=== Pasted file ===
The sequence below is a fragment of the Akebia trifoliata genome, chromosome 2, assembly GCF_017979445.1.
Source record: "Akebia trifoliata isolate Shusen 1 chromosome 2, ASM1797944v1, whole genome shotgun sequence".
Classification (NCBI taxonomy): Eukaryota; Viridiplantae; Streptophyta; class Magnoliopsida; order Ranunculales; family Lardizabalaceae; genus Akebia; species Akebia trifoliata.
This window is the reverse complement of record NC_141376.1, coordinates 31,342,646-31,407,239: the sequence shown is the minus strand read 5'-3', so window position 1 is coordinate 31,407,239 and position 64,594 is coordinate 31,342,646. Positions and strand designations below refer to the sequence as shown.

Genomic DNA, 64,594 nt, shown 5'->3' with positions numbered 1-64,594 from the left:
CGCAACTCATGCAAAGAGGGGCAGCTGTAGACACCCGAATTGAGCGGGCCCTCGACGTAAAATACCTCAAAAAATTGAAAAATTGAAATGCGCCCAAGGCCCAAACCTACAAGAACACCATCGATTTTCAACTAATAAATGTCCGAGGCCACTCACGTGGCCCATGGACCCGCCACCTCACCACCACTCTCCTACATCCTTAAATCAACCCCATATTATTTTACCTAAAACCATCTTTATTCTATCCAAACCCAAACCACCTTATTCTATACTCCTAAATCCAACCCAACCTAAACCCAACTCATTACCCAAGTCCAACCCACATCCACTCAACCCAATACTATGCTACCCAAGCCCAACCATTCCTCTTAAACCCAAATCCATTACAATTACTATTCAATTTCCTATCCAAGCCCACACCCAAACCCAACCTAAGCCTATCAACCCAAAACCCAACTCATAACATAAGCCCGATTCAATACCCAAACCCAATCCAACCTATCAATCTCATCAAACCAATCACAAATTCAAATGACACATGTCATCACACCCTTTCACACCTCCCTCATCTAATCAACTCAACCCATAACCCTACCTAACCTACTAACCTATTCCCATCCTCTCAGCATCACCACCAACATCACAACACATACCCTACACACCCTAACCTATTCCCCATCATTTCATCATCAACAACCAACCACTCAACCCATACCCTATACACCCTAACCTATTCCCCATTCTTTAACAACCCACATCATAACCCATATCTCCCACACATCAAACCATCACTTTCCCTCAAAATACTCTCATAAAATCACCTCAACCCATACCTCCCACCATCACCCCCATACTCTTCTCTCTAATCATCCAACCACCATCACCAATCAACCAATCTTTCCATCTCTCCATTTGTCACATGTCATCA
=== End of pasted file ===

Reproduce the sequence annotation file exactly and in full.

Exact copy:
The sequence below is a fragment of the Akebia trifoliata genome, chromosome 2, assembly GCF_017979445.1.
Source record: "Akebia trifoliata isolate Shusen 1 chromosome 2, ASM1797944v1, whole genome shotgun sequence".
Classification (NCBI taxonomy): Eukaryota; Viridiplantae; Streptophyta; class Magnoliopsida; order Ranunculales; family Lardizabalaceae; genus Akebia; species Akebia trifoliata.
This window is the reverse complement of record NC_141376.1, coordinates 31,342,646-31,407,239: the sequence shown is the minus strand read 5'-3', so window position 1 is coordinate 31,407,239 and position 64,594 is coordinate 31,342,646. Positions and strand designations below refer to the sequence as shown.

Genomic DNA, 64,594 nt, shown 5'->3' with positions numbered 1-64,594 from the left:
CGCAACTCATGCAAAGAGGGGCAGCTGTAGACACCCGAATTGAGCGGGCCCTCGACGTAAAATACCTCAAAAAATTGAAAAATTGAAATGCGCCCAAGGCCCAAACCTACAAGAACACCATCGATTTTCAACTAATAAATGTCCGAGGCCACTCACGTGGCCCATGGACCCGCCACCTCACCACCACTCTCCTACATCCTTAAATCAACCCCATATTATTTTACCTAAAACCATCTTTATTCTATCCAAACCCAAACCACCTTATTCTATACTCCTAAATCCAACCCAACCTAAACCCAACTCATTACCCAAGTCCAACCCACATCCACTCAACCCAATACTATGCTACCCAAGCCCAACCATTCCTCTTAAACCCAAATCCATTACAATTACTATTCAATTTCCTATCCAAGCCCACACCCAAACCCAACCTAAGCCTATCAACCCAAAACCCAACTCATAACATAAGCCCGATTCAATACCCAAACCCAATCCAACCTATCAATCTCATCAAACCAATCACAAATTCAAATGACACATGTCATCACACCCTTTCACACCTCCCTCATCTAATCAACTCAACCCATAACCCTACCTAACCTACTAACCTATTCCCATCCTCTCAGCATCACCACCAACATCACAACACATACCCTACACACCCTAACCTATTCCCCATCATTTCATCATCAACAACCAACCACTCAACCCATACCCTATACACCCTAACCTATTCCCCATTCTTTAACAACCCACATCATAACCCATATCTCCCACACATCAAACCATCACTTTCCCTCAAAATACTCTCATAAAATCACCTCAACCCATACCTCCCACCATCACCCCCATACTCTTCTCTCTAATCATCCAACCACCATCACCAATCAACCAATCTTTCCATCTCTCCATTTGTCACATGTCATCA